Savers in new tax threat! 18 million could pay tax on bank interest in next Treasury raid


The personal savings allowance (PSA) helps 95 percent of savers escape income tax on their bank or building society interest. Around 18 million have saved up to £200 a year each since the PSA was launched in April 2016, but there is no guarantee this will continue.

Any move to reduce or scrap the personal savings allowance (PSA) would be yet another blow for savers who are already get a dismal return from cash, due to record low interest rates.

The Government has not openly suggested cutting this tax break, but as investors discovered with yesterday’s surprise dividend tax increase, these days nothing can be taken for granted.


Sarah Coles, personal finance analyst at Hargreaves Lansdown, said Boris Johnson’s government is looking at every possible way of clawing back as much cash as possible.

“The tax position for savers and investors isn’t going to get more generous, and may well get tougher.”

Under the personal savings allowance, basic rate 20 percent taxpayers can earn up to £1,000 a year interest free of tax, while higher rate 40 percent taxpayers can earn up to £500.


The PSA applies to bank and building society accounts, government and corporate bonds, and peer-to-peer (P2P) lending interest, but excludes NS&I products, including Premium Bonds.

Any move to squeeze the PSA could come as early as next month, when Chancellor Rishi Sunak launches his three-year 2021 Spending Review and Autumn Budget on October 27.

Coles said this would save the Government relatively little money at the moment, given today’s low savings rates.


The PSA cost the Treasury £710 million in 2019/20, well below the £3.45 billion cost of Isas. “Once interest rates rise, people will save more tax and the cost of the PSA will increase. Then the Treasury could well consider this a juicier target,” Coles added.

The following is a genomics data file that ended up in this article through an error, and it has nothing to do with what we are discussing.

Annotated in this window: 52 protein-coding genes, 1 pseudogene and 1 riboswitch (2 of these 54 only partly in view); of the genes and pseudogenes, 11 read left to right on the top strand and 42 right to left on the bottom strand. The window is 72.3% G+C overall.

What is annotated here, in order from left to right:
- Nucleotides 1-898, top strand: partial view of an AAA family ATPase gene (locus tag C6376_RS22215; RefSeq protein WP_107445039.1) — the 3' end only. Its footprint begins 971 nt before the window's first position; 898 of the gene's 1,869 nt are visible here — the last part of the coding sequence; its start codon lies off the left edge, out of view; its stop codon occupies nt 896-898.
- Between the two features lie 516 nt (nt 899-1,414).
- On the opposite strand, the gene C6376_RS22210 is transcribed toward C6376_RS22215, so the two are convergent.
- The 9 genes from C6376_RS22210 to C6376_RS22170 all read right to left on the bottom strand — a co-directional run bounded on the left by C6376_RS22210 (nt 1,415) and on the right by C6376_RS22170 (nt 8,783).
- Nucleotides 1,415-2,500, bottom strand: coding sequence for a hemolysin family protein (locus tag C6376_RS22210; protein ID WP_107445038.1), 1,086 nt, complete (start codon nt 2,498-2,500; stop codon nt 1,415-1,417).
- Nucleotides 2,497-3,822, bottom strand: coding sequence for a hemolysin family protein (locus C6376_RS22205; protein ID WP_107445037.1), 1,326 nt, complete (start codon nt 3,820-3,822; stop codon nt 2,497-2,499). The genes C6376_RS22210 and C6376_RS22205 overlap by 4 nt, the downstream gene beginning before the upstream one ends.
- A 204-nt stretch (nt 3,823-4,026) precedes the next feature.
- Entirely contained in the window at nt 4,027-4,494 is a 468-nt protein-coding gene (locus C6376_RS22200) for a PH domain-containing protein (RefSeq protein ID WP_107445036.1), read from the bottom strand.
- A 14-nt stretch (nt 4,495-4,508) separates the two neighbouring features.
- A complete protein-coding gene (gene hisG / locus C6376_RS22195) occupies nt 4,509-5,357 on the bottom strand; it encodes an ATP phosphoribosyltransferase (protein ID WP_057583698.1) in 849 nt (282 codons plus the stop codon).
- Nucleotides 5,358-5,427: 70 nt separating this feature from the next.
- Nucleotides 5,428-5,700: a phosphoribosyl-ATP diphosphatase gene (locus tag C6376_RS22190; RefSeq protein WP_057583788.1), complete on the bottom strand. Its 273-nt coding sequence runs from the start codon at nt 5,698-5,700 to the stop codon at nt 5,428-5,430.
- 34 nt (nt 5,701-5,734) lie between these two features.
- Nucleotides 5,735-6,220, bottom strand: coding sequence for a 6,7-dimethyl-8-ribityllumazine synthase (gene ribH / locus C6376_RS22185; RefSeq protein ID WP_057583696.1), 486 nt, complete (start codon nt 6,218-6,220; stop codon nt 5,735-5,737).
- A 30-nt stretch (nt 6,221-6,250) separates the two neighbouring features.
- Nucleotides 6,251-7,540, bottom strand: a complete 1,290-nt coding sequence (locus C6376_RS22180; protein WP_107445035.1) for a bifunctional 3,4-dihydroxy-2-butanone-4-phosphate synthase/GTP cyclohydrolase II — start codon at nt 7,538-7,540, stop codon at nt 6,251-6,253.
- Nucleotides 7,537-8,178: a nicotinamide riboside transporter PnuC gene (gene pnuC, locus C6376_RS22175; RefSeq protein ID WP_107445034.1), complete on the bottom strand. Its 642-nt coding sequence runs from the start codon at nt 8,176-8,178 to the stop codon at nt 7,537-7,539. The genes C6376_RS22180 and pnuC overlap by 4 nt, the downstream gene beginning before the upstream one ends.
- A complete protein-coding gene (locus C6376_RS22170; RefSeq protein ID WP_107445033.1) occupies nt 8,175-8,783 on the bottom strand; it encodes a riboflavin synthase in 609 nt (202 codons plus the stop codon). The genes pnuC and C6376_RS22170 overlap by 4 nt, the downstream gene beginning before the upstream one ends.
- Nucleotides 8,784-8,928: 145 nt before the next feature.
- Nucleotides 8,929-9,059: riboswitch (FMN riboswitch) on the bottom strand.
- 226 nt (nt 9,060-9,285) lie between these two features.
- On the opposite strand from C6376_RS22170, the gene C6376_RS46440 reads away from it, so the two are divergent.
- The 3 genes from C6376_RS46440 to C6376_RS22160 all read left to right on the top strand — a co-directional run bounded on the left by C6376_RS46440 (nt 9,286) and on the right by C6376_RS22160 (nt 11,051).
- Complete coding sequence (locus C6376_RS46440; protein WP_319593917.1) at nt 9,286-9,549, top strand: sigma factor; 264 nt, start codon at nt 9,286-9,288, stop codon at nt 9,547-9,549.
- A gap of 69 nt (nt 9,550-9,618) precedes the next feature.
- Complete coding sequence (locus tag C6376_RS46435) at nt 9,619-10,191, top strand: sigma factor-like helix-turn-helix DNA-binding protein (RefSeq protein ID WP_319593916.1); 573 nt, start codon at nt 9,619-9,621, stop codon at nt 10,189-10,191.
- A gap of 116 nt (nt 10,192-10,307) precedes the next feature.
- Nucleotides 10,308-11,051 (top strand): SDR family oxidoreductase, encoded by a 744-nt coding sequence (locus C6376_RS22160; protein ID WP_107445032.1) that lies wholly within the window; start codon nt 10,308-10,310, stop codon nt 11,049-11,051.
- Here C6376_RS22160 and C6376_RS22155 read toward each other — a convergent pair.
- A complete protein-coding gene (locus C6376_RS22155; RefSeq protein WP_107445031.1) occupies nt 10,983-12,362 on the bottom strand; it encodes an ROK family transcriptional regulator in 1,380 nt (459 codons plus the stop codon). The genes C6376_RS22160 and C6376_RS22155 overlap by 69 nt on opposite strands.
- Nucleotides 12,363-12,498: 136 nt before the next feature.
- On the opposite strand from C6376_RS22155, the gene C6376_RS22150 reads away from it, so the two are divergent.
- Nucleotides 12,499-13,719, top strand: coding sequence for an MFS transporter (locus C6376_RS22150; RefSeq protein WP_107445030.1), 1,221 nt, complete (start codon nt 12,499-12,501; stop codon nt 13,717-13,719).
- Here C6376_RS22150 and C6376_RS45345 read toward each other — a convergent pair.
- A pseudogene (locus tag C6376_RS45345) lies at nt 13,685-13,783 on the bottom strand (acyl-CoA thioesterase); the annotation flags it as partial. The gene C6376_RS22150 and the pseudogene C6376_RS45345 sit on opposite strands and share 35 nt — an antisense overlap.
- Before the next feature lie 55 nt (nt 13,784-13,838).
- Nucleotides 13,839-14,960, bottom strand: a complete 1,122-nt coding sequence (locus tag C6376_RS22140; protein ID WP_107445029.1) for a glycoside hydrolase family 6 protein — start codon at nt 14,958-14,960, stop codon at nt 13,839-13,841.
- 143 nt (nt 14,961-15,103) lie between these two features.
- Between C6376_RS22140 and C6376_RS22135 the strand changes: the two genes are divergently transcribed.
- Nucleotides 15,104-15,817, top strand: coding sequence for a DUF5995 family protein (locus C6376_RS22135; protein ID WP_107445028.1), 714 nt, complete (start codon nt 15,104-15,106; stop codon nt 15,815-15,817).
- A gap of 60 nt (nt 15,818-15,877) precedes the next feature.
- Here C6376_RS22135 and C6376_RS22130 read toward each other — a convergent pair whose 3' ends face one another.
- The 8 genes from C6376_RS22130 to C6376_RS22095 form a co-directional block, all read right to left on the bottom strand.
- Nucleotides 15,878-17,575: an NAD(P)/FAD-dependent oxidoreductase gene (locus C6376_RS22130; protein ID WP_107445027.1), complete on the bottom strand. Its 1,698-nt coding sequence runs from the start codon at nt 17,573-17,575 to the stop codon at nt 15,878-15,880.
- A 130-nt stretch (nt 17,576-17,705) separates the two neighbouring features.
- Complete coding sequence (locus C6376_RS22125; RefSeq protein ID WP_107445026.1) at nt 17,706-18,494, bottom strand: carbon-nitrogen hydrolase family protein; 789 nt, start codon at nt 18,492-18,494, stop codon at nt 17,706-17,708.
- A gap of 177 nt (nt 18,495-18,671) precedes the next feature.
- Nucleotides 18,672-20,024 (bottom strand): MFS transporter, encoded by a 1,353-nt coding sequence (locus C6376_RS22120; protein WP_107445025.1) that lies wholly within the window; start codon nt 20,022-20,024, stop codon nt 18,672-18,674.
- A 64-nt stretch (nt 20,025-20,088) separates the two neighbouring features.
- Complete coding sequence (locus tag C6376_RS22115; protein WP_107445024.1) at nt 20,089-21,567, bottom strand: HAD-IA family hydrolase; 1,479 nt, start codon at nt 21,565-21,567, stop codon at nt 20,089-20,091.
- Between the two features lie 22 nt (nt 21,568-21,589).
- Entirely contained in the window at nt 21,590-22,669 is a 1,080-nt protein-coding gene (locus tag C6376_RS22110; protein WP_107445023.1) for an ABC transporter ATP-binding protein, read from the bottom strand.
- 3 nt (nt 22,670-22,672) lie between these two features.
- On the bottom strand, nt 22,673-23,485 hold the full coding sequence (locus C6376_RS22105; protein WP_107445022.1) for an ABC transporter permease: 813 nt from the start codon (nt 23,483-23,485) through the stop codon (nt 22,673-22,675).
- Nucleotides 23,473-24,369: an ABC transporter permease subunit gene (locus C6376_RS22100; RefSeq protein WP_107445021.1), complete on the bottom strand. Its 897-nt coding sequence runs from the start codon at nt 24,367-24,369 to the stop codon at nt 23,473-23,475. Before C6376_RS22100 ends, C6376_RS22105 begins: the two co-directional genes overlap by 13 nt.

READ MORE:Good news for savers as bank increases ‘table-topping’ interest rates

Under the personal savings allowance, all the interest you receive is paid gross, so your bank or building society does not deduct tax first.


This has reduced the appeal of putting money into a cash Isa. With interest rates so low, the PSA means that most people do not pay tax on their savings anyway.

Coles said there is still one big attraction of saving in a cash Isa. “If your savings grow, and interest rates finally start to rise, then you could exceed the personal savings allowance at some point and start paying tax. Especially if the PSA is cut.”

With an Isa, you are completely protected from tax but Andrew Hagger, savings expert at, said there is a downside. “Interest rates on Cash Isas are quite a bit lower than standard savings rates at present, making the PSA more valuable.”


If the PSA is scrapped, the balance would swing firmly in favour of cash Isas, Hagger said.

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Maike Currie, investment director at Fidelity International, said yesterday’s move to increase dividend tax by 1.25 percent from next April boosts the appeal of investing inside a Stocks and Shares Isa, where all dividend income is free of income tax and National Insurance.


Although investors can still generate £2,000 a year of dividends before they pay tax it is better to be safe than sorry.

“This is just the start of the Government tightening its belt as it gears up to pay for the cost of the pandemic. Nothing – not even manifesto promises – are off limits.”

The personal savings allowance may be safe for now, but not even that can be taken for granted anymore.


Additional rate 45 percent taxpayers do not benefit from PSA, so those earning more than £150,000 a year will pay tax on all their savings.

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